What does it mean to be filled with the Spirit? The simple definition is this: A follower of Jesus empowered to live the life God intended for them by submitting to the presence, power and purpose of the Holy Spirit in their lives.
It has been said that the Christian life is not hard, it’s impossible. For many, defeat and discouragement characterize their Christian life. And while it’s true that the Christian life is impossible to live out of your own strength, God does not want defeat and discouragement to characterize the believer’s life. Because of that, God has provided His Spirit. He has commanded believers to live the Christian life by being filled with the Spirit.
It is vital, therefore, to drill down on this definition so you can know what it means to be filled with the Spirit.
Throughout the Book of Acts, when the early church was just beginning, the Holy Spirit filled many people (Acts 2:4, 4:8, 4:31 and 13:9). But Christians are only commanded to be filled with the Holy Spirit in one place in the New Testament.
Ephesians 5:18 says, “Do not get drunk with wine, for that is debauchery, but be filled with the Spirit” (English Standard Version).
As the apostle Paul wrote the book of Ephesians, the image that he used was not random or accidental. When a person is drunk with wine, they are controlled by and influenced by that wine, and they do things they would not normally do. Paul is saying to allow the Spirit to empower you to do things in and through you that you cannot do naturally.
Remember, Jesus calls His followers to live life in a way that is impossible to achieve in their own strength. But when you are filled with the Spirit, you find yourself loving supernaturally and experiencing joy in the midst of suffering and injustice. You start growing more deeply in love with Jesus, boldly and courageously telling others about Him. And you find yourself joyfully worshiping, among many other things.
You could say that the story of the Bible is the story of God moving nearer and nearer to His people. He created man and woman in perfect fellowship with Him. But the first sin mankind committed broke that fellowship, and they were banished from His presence.
But, as the story progresses, God seeks to bridge that gap between humanity and Himself by increasingly drawing closer and closer to His people. He did this initially by having His people set up a temporary shelter called a tabernacle and later by dwelling among them in a permanent temple.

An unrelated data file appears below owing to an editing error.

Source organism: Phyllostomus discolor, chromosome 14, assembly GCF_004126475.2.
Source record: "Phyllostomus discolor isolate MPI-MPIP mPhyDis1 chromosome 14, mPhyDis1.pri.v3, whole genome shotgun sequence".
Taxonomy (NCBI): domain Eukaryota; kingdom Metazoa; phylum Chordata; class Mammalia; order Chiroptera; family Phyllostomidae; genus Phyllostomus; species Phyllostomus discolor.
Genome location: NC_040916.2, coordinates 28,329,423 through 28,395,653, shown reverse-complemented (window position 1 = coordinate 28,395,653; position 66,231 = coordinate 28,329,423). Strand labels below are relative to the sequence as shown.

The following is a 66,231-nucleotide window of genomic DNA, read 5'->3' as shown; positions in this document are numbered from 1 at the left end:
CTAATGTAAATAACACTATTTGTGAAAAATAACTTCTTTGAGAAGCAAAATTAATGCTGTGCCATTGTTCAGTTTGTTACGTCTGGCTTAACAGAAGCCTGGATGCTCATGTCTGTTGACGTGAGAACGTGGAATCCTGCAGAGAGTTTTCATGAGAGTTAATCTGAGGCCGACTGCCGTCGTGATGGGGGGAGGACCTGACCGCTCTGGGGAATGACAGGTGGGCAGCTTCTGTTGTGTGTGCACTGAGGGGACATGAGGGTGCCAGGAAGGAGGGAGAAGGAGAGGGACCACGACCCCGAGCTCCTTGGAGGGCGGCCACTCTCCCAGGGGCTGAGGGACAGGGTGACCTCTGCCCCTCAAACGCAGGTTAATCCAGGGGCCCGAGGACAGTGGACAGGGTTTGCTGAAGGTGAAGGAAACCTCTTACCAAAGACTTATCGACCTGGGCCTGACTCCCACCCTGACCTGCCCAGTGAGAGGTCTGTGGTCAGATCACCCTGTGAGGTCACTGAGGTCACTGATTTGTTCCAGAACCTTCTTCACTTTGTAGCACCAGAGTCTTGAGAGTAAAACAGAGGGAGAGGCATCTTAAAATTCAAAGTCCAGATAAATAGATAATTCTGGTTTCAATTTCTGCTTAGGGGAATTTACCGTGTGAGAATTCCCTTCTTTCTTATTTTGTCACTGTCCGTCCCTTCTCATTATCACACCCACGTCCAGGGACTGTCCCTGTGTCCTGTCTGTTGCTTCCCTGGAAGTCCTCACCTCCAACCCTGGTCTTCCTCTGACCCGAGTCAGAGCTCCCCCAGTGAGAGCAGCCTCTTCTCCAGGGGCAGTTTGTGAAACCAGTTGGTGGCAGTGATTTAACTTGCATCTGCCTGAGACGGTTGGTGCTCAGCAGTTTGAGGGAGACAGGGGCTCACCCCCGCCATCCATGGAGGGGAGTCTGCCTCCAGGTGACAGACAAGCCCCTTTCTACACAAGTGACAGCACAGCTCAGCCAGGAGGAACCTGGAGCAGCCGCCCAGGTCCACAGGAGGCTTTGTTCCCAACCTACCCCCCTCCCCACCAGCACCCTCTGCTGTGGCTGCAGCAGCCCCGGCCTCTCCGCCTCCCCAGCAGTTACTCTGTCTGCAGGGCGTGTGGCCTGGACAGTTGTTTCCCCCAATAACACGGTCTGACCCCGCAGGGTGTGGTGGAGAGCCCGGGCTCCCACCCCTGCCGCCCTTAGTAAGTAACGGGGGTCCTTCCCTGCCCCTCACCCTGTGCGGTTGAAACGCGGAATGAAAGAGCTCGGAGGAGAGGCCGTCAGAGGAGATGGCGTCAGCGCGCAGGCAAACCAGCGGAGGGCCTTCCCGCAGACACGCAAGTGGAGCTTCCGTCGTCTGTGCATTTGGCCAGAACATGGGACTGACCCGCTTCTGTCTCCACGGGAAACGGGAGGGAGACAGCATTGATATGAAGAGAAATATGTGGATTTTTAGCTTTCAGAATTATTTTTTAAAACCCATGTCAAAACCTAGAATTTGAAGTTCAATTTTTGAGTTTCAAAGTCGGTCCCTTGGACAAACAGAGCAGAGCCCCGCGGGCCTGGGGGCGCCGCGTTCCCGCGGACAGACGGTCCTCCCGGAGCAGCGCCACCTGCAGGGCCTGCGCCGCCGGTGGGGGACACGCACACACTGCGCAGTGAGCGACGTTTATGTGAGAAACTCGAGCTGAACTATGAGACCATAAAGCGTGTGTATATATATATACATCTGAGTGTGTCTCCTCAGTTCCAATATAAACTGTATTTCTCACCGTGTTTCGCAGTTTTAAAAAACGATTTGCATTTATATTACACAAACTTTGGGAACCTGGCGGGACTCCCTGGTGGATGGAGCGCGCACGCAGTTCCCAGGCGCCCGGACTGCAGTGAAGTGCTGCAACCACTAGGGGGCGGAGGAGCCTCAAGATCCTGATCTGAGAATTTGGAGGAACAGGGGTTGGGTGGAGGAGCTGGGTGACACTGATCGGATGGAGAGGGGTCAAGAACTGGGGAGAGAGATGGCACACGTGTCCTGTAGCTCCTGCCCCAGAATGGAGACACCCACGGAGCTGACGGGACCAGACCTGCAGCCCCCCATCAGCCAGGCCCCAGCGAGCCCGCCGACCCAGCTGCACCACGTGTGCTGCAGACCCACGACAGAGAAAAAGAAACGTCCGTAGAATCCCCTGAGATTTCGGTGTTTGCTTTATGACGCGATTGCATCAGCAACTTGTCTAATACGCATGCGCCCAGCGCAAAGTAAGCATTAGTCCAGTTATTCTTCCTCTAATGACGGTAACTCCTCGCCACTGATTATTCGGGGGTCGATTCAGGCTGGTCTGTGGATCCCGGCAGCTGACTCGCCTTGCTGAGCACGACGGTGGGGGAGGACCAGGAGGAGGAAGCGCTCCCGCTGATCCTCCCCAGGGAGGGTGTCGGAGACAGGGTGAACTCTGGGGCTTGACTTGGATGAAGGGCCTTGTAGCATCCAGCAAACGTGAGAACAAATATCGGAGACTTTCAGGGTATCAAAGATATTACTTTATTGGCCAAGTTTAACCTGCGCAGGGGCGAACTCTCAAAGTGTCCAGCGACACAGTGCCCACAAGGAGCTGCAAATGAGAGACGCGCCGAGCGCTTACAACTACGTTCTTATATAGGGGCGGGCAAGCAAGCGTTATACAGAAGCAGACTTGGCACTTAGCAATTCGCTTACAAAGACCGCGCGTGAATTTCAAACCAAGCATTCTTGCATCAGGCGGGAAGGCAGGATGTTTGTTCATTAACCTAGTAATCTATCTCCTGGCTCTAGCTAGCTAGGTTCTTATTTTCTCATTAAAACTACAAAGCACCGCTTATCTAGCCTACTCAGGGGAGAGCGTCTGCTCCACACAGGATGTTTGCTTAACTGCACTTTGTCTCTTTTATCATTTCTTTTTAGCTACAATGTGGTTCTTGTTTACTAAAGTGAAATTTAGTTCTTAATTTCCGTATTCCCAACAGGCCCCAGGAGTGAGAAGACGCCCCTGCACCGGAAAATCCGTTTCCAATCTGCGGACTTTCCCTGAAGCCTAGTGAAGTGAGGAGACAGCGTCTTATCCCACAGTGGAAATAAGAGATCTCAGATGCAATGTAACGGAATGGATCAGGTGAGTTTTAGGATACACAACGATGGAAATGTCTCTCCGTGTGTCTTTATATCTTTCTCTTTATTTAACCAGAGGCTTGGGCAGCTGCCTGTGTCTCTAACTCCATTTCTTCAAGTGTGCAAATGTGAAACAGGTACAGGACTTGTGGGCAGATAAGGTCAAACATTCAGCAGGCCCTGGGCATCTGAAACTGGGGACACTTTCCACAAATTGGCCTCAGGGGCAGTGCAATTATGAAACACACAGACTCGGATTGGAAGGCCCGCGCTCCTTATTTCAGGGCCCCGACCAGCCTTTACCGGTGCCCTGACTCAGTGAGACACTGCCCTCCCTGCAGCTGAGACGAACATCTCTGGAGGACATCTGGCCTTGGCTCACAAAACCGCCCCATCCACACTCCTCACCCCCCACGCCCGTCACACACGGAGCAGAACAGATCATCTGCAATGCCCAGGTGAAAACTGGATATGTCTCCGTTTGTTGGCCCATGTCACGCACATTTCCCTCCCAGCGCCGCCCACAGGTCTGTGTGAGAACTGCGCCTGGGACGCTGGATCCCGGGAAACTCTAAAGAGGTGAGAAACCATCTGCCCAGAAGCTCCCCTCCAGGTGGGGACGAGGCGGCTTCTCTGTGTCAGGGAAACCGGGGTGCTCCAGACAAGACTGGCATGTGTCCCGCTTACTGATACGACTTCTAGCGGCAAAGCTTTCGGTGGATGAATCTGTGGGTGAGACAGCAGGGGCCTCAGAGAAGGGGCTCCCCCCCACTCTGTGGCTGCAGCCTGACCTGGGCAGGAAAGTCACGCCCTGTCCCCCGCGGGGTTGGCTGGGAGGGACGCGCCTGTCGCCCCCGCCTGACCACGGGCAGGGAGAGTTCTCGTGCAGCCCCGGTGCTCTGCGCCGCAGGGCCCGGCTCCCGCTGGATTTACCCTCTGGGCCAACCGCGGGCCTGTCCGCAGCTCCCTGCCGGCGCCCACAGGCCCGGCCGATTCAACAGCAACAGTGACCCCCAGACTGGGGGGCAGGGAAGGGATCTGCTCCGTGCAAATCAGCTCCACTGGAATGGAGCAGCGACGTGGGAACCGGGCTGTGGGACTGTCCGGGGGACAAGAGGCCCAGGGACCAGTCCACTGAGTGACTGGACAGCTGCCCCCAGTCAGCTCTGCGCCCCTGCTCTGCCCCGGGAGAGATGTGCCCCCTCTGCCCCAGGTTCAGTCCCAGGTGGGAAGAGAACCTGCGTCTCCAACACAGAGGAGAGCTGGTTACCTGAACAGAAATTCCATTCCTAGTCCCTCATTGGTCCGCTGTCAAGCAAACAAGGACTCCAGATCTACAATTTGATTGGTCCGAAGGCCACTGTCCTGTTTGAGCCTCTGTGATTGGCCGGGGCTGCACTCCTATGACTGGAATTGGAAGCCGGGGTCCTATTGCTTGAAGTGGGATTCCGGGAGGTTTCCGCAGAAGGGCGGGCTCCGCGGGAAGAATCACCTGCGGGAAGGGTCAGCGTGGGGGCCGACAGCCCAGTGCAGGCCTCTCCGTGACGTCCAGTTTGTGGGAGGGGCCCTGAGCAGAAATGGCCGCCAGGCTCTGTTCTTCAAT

Despite the temple being erected and God filling it with His presence, the people eventually rebelled against God, acting as if they wanted nothing to do with Him. And so God’s Spirit left the temple (Ezekiel 10:18), and God’s people were removed from His presence by being removed from their promised land. And even though God brought His people back into the promised land, His Spirit never returned.
That is, until Jesus was born of a virgin and was called “Immanuel, God with us” (Matthew 1:23).
And, as good as it was that God dwelt among His people in Jesus, God wanted to move even closer — not just among them, but in them through His Spirit.
God moved from dwelling among His people in the garden, to dwelling among them in a physical tabernacle and temple, to dwelling among them in Jesus, to now living in the followers of Jesus, declaring that the people of God are called the “temple of the Holy Spirit” (1 Corinthians 6:19).
The great news for the follower of Christ is that God has done what He had never done in all of human history. He has set up permanent residence in His people through His Spirit.
Ephesians 1:13-14 says:
“In him you also, when you heard the word of truth, the gospel of your salvation, and believed in him, were sealed with the promised Holy Spirit, who is the guarantee of our inheritance until we acquire possession of it, to the praise of his glory” (New International Version).
Notice that Paul says that when a person believes the gospel, they are sealed with the Holy Spirit. They get all of the promised Holy Spirit the moment they believe. They don’t get more of the Spirit later. The Spirit indwells His children fully.
But, while the Spirit fully indwells a follower of Jesus, as was mentioned above, believers are commanded to be filled with the Spirit. Here’s the distinction between these two verses: when believers are filled with the Spirit, they don’t get more of the Spirit, the Spirit gets more of them.
An image that is probably not accidental is found in Acts 2:2 when the Holy Spirit first came upon the followers of Jesus. It says, “And suddenly there came from heaven a sound like a mighty rushing wind, and it filled the entire house where they were sitting” (ESV).
When a person is filled with the Spirit, they are allowing His presence to fill their entire life — every “room” in their life, every closet and every junk drawer.